From Rural Poverty to a Knight-Hennessy Sponsored PhD at Stanford: Lydia Burleson on her Research, Career Trajectory, and Time at Dwight Hall.

Dwight Hall is proud to announce that Lydia Burleson, the Hall’s current Communications and Alumni Engagement Associate, has been admitted to Stanford’s English PhD program and awarded the prestigious Knight-Hennessy Fellowship–a three-year fellowship award that honors Lydia’s commitment to public service and the public interest of her forthcoming research. 

Stanford’s Knight-Hennessy Scholars program provides funding to an incoming 80-member cohort for up to three years of graduate study at any of Stanford’s seven graduate schools, as well as leadership programming and access to a community of like-minded scholars. The program fosters civic mindedness, visionary thinking, and leadership in its multicultural and multidisciplinary scholars. 

A member of the 2022 cohort, Lydia will pursue a PhD in English, where she aims to research how different intersecting identities are represented and misrepresented in the media. She hopes to use public humanities to share her work with the communities she will study. Her ultimate goal is to become a professor and a writer. 

Lydia’s aspirations for her time at Stanford as a Knight-Hennessy scholar and beyond are largely informed by her upbringing and her time at Yale, from which Lydia graduated cum laude in 2021. Growing up in Sulphur Springs, a largely impoverished community in rural Texas, with two disabled parents, Lydia once dreamed of being a hairdresser or a teacher. She says that coming to Yale as a QuestBridge scholar was “trajectory altering.” She was launched into a world with possibilities and began to consider becoming a professor as a feasible and rewarding career option. 

But coming to Yale from a high school where 20% of her class did not graduate and where most did not attend college presented many challenges. In her hometown, Lydia found that books, TV, and movies were her only outlets for forming perceptions of people with identities different from the ones that she and her largely white conservative community belonged to. At Yale, interacting face-to-face for the first time with more diverse lived experiences, Lydia found that many of her peers had a difficult time understanding her identity as a rural first-generation low-income student and that she likewise struggled to understand theirs.  

At Yale, Lydia (initially unconsciously) sought out academic and social experiences that allowed  her to explore budding questions of identity. In her literature and creative writing courses in Yale’s English department, she looked at the intersection of lived experience and literary attempts to fully represent this. During her senior year, when Lydia took a course called “James Baldwin’s American Scene” with Yale’s Thomas E. Donnelly Professor of African American Studies and of English, Jacqueline Goldsby, she noted that Baldwin’s 1949 essay “The Preservation of Innocence” provided an avenue to grapple with questions of intersecting identities; she noted that the essay was a place where lived experience was directly put in conversation with literature and the media. With this essay and more recent coursework, Lydia found language to explain what she had already been feeling: the media we consume often misrepresents the identities we seek to understand, and this misrepresentation prevents people from fully understanding or engaging with experiences that are different from their own.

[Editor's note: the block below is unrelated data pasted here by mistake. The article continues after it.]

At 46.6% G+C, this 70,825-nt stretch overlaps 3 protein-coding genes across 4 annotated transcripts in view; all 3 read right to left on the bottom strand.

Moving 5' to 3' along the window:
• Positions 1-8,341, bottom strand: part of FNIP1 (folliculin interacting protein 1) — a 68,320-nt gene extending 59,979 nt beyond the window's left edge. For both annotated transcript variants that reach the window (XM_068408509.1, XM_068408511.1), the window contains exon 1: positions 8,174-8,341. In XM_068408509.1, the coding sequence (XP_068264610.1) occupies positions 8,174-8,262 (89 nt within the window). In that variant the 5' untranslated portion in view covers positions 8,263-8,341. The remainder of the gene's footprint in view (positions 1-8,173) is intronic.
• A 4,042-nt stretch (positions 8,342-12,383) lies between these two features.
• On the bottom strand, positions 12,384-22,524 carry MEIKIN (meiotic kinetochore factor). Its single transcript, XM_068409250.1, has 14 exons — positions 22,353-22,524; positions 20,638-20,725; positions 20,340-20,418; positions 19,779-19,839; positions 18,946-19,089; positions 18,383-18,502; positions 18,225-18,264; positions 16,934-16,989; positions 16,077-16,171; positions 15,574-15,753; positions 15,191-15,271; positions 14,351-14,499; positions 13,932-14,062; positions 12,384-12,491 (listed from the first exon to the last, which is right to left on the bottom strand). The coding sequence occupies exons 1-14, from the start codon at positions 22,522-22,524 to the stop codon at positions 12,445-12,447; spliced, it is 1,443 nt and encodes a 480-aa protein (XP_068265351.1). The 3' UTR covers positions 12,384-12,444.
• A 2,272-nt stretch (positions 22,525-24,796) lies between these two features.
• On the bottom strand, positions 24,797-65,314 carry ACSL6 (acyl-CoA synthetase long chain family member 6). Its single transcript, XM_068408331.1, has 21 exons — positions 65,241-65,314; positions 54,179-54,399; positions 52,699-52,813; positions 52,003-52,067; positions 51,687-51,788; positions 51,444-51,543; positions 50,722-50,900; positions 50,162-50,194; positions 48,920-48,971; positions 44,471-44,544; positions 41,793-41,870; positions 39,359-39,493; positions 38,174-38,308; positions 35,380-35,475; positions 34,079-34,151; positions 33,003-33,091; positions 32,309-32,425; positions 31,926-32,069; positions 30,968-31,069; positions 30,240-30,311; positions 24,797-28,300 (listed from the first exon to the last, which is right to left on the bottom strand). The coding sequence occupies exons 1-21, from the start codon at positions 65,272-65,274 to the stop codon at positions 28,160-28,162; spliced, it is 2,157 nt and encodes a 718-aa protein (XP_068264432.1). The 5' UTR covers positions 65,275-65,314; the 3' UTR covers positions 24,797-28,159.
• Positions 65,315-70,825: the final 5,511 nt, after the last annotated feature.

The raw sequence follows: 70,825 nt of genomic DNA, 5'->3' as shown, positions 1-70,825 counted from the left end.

Considering full identity representation became Lydia’s focus during her time as a Yale undergraduate, and it was a line of thinking that came with her when she joined the staff at Dwight Hall. After graduating from Yale in 2021 with a degree in English and a nonfiction writing concentration, Lydia immediately began working as the Hall’s Communications and Alumni Engagement Associate. In this position, she considered ways to amplify the many diverse voices that contribute to Dwight Hall and New Haven. She led many communications initiatives to highlight these stories and to make them accessible to the Yale and broader community.

Dwight Hall’s Executive Director Peter Crumlish said, “Lydia played a vital role during the second year of the pandemic keeping the work of the Hall visible while our physical interactions remained frustratingly restricted. She kept the public aware of the amazing work of our students through thoughtfully crafted social media posts; attracted new students to engage in community service through publications like Voices & Stories, which she designed and produced with ExComm’s PR Coordinators; completed the launching of our new website, facilitating involvement with all the opportunities the Hall offers; and more. We will miss her but are all excited for her new adventure on the West Coast.”

During her year with the Hall, Lydia co-founded Voices and Stories, relaunched Dwight Hall’s podcast, created a 5-student communications and podcast team, and used social media, print media, and Dwight Hall’s now monthly newsletters to spotlight student, alumni, and community social justice work. She ends her time at Dwight Hall on May 31st and will head to Stanford in the fall. Lydia is one of 5 Yale graduates this year to be awarded the Knight-Hennessy Fellowship. Read more about her and the other Yale recipients here.

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